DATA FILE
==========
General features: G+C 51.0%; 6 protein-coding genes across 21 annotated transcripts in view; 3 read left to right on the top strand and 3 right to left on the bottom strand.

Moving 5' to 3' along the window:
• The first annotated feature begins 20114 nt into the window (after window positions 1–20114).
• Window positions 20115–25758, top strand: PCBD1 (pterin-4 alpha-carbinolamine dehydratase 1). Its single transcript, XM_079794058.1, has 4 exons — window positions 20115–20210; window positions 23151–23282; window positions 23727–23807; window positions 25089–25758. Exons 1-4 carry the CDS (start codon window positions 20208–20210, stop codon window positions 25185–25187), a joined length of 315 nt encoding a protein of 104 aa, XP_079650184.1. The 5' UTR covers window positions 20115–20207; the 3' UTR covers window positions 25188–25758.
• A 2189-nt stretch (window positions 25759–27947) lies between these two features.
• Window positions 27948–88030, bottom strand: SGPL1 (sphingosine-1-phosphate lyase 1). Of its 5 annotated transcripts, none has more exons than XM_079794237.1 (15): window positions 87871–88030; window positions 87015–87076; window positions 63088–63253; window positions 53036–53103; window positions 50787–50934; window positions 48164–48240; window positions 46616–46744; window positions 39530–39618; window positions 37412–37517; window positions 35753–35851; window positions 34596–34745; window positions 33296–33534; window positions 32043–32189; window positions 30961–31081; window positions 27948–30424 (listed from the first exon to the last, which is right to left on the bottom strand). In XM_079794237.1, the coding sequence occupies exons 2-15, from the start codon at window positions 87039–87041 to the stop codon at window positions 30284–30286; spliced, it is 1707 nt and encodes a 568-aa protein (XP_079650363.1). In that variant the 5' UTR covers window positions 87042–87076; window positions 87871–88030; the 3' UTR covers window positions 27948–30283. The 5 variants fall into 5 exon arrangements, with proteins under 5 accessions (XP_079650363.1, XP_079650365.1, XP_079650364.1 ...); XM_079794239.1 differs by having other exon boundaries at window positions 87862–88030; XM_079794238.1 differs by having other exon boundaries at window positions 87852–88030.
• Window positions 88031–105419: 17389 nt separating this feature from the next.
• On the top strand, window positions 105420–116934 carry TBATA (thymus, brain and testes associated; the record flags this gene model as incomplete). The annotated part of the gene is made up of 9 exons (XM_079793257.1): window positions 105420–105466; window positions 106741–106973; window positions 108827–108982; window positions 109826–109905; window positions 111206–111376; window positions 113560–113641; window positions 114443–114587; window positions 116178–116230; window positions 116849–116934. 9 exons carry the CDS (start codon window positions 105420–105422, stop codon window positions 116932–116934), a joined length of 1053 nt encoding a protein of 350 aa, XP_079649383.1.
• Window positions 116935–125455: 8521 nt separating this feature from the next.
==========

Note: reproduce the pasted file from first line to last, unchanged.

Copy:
General features: G+C 51.0%; 6 protein-coding genes across 21 annotated transcripts in view; 3 read left to right on the top strand and 3 right to left on the bottom strand.

Moving 5' to 3' along the window:
• The first annotated feature begins 20114 nt into the window (after window positions 1–20114).
• Window positions 20115–25758, top strand: PCBD1 (pterin-4 alpha-carbinolamine dehydratase 1). Its single transcript, XM_079794058.1, has 4 exons — window positions 20115–20210; window positions 23151–23282; window positions 23727–23807; window positions 25089–25758. Exons 1-4 carry the CDS (start codon window positions 20208–20210, stop codon window positions 25185–25187), a joined length of 315 nt encoding a protein of 104 aa, XP_079650184.1. The 5' UTR covers window positions 20115–20207; the 3' UTR covers window positions 25188–25758.
• A 2189-nt stretch (window positions 25759–27947) lies between these two features.
• Window positions 27948–88030, bottom strand: SGPL1 (sphingosine-1-phosphate lyase 1). Of its 5 annotated transcripts, none has more exons than XM_079794237.1 (15): window positions 87871–88030; window positions 87015–87076; window positions 63088–63253; window positions 53036–53103; window positions 50787–50934; window positions 48164–48240; window positions 46616–46744; window positions 39530–39618; window positions 37412–37517; window positions 35753–35851; window positions 34596–34745; window positions 33296–33534; window positions 32043–32189; window positions 30961–31081; window positions 27948–30424 (listed from the first exon to the last, which is right to left on the bottom strand). In XM_079794237.1, the coding sequence occupies exons 2-15, from the start codon at window positions 87039–87041 to the stop codon at window positions 30284–30286; spliced, it is 1707 nt and encodes a 568-aa protein (XP_079650363.1). In that variant the 5' UTR covers window positions 87042–87076; window positions 87871–88030; the 3' UTR covers window positions 27948–30283. The 5 variants fall into 5 exon arrangements, with proteins under 5 accessions (XP_079650363.1, XP_079650365.1, XP_079650364.1 ...); XM_079794239.1 differs by having other exon boundaries at window positions 87862–88030; XM_079794238.1 differs by having other exon boundaries at window positions 87852–88030.
• Window positions 88031–105419: 17389 nt separating this feature from the next.
• On the top strand, window positions 105420–116934 carry TBATA (thymus, brain and testes associated; the record flags this gene model as incomplete). The annotated part of the gene is made up of 9 exons (XM_079793257.1): window positions 105420–105466; window positions 106741–106973; window positions 108827–108982; window positions 109826–109905; window positions 111206–111376; window positions 113560–113641; window positions 114443–114587; window positions 116178–116230; window positions 116849–116934. 9 exons carry the CDS (start codon window positions 105420–105422, stop codon window positions 116932–116934), a joined length of 1053 nt encoding a protein of 350 aa, XP_079649383.1.
• Window positions 116935–125455: 8521 nt separating this feature from the next.